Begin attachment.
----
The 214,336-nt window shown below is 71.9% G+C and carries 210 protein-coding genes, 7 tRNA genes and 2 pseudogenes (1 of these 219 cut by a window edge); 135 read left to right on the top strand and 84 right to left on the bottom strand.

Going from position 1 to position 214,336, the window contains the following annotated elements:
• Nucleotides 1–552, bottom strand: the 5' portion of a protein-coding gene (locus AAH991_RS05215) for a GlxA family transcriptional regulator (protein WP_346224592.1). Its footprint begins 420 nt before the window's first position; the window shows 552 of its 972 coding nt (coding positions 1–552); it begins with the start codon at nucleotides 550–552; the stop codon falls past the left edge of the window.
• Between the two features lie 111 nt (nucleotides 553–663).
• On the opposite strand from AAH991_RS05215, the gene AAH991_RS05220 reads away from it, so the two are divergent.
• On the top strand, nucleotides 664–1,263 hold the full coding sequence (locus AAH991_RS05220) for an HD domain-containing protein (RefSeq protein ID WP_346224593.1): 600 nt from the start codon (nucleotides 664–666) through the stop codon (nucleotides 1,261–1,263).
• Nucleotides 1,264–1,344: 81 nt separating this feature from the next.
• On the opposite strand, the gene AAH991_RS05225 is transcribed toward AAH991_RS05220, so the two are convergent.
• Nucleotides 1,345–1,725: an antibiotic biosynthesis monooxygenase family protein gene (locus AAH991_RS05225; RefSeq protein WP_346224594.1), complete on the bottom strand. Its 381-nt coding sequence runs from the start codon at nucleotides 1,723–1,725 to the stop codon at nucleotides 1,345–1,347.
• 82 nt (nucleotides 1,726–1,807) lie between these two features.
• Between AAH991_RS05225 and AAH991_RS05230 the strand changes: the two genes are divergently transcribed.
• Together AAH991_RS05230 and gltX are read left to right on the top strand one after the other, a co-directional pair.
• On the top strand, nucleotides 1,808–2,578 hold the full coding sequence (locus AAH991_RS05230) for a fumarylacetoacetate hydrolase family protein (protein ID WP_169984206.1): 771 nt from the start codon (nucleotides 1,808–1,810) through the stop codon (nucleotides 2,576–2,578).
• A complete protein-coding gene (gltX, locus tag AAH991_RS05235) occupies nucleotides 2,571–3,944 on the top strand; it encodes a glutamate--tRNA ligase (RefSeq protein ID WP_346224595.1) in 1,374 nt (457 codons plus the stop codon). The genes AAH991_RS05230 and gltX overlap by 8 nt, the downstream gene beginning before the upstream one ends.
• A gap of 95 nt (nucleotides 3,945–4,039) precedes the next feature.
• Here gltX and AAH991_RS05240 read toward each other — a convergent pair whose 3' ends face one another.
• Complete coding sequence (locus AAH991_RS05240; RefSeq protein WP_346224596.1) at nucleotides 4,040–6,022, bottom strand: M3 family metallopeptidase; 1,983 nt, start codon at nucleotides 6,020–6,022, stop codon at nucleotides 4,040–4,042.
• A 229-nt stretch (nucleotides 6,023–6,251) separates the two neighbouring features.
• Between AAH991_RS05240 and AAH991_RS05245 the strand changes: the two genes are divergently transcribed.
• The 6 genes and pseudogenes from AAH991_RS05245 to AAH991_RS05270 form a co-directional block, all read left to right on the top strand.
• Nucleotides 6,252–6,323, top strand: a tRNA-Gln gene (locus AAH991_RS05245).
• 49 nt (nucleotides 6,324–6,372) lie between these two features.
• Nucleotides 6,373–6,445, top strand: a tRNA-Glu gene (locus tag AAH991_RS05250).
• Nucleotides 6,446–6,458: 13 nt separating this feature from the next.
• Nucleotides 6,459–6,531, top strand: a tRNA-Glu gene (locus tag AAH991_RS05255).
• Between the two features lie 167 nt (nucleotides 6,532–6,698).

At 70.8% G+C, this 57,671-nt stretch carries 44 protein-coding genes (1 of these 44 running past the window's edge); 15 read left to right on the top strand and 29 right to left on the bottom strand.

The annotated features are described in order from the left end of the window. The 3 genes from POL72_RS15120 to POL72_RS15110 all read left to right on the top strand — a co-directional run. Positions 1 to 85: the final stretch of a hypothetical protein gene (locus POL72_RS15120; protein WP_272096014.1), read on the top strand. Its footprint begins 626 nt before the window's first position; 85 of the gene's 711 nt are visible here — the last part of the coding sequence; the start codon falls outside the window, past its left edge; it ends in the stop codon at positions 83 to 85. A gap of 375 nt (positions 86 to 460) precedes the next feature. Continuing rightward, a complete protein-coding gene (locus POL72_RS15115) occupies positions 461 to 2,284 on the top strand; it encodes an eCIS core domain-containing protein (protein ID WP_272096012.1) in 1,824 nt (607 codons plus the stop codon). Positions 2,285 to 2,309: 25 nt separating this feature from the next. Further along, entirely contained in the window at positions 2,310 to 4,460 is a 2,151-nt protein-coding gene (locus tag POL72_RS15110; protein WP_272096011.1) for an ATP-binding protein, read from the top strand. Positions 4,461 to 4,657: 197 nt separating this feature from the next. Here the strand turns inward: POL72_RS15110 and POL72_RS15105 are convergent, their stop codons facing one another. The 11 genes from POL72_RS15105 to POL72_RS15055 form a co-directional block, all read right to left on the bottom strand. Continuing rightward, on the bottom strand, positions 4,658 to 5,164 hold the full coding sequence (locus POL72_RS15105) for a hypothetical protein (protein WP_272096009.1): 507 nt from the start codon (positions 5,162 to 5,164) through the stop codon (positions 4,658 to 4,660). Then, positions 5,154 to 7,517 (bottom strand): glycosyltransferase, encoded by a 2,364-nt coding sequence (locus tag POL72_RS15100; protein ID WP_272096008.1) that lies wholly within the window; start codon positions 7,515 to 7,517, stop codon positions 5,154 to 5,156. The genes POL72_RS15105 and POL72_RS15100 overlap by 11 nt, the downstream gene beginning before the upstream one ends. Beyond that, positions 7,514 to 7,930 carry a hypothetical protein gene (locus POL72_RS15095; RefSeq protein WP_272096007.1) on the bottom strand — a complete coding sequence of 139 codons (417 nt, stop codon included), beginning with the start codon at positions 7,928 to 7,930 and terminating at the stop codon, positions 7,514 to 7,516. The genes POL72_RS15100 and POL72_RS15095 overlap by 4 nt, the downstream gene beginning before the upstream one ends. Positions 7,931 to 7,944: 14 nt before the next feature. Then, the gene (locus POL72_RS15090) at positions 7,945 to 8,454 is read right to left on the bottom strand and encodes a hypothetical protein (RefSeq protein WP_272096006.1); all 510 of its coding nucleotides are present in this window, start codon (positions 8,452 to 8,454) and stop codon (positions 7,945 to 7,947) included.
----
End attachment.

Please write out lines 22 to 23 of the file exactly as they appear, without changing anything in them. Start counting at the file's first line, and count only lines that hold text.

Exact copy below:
• 49 nt (nucleotides 6,324–6,372) lie between these two features.
• Nucleotides 6,373–6,445, top strand: a tRNA-Glu gene (locus tag AAH991_RS05250).